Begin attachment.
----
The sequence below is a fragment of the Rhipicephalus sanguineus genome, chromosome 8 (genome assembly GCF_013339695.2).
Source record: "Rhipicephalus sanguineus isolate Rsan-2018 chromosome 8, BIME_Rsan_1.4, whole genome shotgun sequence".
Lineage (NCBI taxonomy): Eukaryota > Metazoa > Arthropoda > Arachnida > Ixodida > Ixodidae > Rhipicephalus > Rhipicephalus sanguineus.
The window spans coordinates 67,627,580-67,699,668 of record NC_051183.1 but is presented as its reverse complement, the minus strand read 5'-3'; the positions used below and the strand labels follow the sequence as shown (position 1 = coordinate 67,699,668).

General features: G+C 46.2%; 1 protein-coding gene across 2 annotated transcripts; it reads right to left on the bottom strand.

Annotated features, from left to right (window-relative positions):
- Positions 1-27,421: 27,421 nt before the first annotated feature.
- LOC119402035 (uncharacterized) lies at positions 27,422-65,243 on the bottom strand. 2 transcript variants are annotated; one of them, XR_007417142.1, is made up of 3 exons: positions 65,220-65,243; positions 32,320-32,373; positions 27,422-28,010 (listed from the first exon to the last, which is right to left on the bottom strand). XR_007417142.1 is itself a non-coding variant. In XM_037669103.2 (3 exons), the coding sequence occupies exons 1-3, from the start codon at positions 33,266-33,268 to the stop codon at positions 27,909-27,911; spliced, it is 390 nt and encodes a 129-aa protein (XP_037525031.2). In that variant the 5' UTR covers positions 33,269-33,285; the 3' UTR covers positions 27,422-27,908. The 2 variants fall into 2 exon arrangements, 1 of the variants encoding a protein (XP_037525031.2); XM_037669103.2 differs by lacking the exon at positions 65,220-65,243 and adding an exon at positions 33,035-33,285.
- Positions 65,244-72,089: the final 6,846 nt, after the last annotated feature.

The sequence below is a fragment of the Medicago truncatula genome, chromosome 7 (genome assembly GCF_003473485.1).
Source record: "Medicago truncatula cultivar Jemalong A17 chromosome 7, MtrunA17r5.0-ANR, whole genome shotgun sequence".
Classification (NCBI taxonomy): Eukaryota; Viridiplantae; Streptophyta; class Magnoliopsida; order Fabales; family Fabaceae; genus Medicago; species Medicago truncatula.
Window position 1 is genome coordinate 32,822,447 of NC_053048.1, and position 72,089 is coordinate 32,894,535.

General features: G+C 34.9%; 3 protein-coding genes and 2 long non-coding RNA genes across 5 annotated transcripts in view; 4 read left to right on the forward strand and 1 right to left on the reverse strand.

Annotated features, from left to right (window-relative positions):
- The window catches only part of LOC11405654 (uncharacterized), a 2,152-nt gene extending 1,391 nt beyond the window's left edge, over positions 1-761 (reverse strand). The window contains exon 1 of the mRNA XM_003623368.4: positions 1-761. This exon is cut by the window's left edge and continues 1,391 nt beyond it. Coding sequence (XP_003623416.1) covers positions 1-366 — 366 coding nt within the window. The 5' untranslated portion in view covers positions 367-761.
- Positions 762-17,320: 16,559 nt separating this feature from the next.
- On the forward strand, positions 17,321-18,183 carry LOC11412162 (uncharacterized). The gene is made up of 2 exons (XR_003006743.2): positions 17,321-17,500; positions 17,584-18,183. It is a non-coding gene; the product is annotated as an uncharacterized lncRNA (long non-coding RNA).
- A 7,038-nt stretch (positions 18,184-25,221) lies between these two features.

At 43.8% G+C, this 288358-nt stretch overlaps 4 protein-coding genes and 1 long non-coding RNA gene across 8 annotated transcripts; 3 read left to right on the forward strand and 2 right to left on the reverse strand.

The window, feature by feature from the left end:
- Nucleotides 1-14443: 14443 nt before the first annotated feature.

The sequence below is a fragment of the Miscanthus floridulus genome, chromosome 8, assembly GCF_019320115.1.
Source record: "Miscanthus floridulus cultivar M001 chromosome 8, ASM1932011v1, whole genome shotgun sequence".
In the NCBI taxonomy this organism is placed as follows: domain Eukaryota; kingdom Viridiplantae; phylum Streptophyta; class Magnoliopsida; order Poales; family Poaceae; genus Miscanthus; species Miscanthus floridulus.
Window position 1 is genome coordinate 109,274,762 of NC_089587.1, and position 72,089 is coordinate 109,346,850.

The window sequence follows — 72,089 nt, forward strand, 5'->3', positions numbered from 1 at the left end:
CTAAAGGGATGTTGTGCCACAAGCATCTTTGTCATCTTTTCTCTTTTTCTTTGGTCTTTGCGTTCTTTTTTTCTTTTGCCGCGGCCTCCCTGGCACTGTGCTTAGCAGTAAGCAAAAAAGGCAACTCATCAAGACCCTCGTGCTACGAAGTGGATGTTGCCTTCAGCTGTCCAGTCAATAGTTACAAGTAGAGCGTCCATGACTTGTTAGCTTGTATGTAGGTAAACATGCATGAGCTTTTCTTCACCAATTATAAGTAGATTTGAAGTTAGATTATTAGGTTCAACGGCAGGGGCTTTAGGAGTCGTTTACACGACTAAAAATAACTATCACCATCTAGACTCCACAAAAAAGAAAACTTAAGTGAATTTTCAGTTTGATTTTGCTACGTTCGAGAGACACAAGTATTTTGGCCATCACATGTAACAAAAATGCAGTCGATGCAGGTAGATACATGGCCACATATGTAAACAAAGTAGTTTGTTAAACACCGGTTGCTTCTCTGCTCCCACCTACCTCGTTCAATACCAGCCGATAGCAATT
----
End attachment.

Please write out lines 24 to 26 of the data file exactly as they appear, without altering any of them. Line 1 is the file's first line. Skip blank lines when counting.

Source record: "Miscanthus floridulus cultivar M001 chromosome 8, ASM1932011v1, whole genome shotgun sequence".
In the NCBI taxonomy this organism is placed as follows: domain Eukaryota; kingdom Viridiplantae; phylum Streptophyta; class Magnoliopsida; order Poales; family Poaceae; genus Miscanthus; species Miscanthus floridulus.
Window position 1 is genome coordinate 109,274,762 of NC_089587.1, and position 72,089 is coordinate 109,346,850.